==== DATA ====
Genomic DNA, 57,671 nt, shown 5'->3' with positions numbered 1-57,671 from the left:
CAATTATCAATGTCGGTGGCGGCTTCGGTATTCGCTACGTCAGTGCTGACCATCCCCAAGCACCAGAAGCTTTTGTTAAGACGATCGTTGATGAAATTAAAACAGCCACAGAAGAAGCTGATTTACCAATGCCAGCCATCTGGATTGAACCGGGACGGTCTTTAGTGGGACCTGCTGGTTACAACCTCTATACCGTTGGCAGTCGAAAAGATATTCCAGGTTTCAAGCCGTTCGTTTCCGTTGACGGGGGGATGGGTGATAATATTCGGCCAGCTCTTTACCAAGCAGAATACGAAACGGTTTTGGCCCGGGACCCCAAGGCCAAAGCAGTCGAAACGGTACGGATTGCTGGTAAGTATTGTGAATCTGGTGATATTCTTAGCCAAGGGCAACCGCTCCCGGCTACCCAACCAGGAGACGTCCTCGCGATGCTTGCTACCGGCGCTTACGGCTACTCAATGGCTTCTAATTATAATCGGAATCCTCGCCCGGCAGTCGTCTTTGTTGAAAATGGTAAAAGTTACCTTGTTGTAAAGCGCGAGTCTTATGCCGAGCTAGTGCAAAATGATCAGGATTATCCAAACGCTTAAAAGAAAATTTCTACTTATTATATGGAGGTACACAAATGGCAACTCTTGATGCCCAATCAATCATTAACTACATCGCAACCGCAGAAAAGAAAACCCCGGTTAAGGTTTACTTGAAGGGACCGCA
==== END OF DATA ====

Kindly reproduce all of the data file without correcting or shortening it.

Genomic DNA, 57,671 nt, shown 5'->3' with positions numbered 1-57,671 from the left:
CAATTATCAATGTCGGTGGCGGCTTCGGTATTCGCTACGTCAGTGCTGACCATCCCCAAGCACCAGAAGCTTTTGTTAAGACGATCGTTGATGAAATTAAAACAGCCACAGAAGAAGCTGATTTACCAATGCCAGCCATCTGGATTGAACCGGGACGGTCTTTAGTGGGACCTGCTGGTTACAACCTCTATACCGTTGGCAGTCGAAAAGATATTCCAGGTTTCAAGCCGTTCGTTTCCGTTGACGGGGGGATGGGTGATAATATTCGGCCAGCTCTTTACCAAGCAGAATACGAAACGGTTTTGGCCCGGGACCCCAAGGCCAAAGCAGTCGAAACGGTACGGATTGCTGGTAAGTATTGTGAATCTGGTGATATTCTTAGCCAAGGGCAACCGCTCCCGGCTACCCAACCAGGAGACGTCCTCGCGATGCTTGCTACCGGCGCTTACGGCTACTCAATGGCTTCTAATTATAATCGGAATCCTCGCCCGGCAGTCGTCTTTGTTGAAAATGGTAAAAGTTACCTTGTTGTAAAGCGCGAGTCTTATGCCGAGCTAGTGCAAAATGATCAGGATTATCCAAACGCTTAAAAGAAAATTTCTACTTATTATATGGAGGTACACAAATGGCAACTCTTGATGCCCAATCAATCATTAACTACATCGCAACCGCAGAAAAGAAAACCCCGGTTAAGGTTTACTTGAAGGGACCGCA